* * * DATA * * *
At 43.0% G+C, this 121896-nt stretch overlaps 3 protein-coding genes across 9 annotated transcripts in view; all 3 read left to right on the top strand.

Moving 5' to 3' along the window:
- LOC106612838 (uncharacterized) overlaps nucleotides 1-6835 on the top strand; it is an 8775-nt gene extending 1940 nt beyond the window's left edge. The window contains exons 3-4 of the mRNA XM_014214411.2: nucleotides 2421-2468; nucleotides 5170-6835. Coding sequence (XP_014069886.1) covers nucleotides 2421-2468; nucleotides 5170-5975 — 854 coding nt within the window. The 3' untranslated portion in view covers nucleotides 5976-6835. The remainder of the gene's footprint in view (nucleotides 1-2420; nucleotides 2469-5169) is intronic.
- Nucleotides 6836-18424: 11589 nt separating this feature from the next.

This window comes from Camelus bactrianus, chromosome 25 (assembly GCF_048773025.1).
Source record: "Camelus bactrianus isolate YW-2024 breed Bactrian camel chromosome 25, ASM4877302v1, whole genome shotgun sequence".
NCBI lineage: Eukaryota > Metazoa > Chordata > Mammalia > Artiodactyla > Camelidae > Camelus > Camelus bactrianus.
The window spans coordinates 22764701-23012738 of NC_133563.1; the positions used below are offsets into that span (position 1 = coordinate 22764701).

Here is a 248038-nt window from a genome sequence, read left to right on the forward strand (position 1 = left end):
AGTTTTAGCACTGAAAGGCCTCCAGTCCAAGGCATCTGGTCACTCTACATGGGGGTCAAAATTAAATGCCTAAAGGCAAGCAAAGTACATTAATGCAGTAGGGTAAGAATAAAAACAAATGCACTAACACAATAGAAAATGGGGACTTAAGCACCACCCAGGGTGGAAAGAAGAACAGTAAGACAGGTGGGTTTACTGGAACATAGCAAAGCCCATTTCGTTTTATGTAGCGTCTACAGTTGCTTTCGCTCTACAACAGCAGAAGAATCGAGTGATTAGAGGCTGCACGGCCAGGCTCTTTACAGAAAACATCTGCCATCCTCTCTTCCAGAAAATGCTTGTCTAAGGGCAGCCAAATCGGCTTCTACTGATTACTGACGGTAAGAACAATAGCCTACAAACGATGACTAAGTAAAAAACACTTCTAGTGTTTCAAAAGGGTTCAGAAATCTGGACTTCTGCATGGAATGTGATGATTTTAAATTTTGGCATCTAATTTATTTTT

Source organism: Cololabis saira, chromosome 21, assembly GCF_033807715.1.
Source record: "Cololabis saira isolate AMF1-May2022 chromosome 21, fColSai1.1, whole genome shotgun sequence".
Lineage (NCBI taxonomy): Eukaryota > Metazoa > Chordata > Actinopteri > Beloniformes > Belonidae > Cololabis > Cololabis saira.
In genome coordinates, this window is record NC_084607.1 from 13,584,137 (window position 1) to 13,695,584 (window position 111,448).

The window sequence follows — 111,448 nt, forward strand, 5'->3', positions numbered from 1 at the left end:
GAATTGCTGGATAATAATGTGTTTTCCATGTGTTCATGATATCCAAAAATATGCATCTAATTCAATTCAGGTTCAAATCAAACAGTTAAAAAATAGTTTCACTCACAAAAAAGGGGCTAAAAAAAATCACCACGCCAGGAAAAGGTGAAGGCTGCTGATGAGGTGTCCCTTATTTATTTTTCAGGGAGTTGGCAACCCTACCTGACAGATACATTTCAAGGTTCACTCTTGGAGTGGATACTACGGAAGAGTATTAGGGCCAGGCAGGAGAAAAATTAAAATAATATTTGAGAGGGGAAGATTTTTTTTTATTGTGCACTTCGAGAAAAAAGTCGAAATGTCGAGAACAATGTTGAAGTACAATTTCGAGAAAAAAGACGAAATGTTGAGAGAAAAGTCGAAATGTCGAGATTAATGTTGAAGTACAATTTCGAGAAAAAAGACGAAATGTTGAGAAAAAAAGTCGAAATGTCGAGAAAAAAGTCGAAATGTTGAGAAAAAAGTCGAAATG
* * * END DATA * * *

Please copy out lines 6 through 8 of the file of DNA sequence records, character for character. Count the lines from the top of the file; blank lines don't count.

Source record: "Camelus bactrianus isolate YW-2024 breed Bactrian camel chromosome 25, ASM4877302v1, whole genome shotgun sequence".
NCBI lineage: Eukaryota > Metazoa > Chordata > Mammalia > Artiodactyla > Camelidae > Camelus > Camelus bactrianus.
The window spans coordinates 22764701-23012738 of NC_133563.1; the positions used below are offsets into that span (position 1 = coordinate 22764701).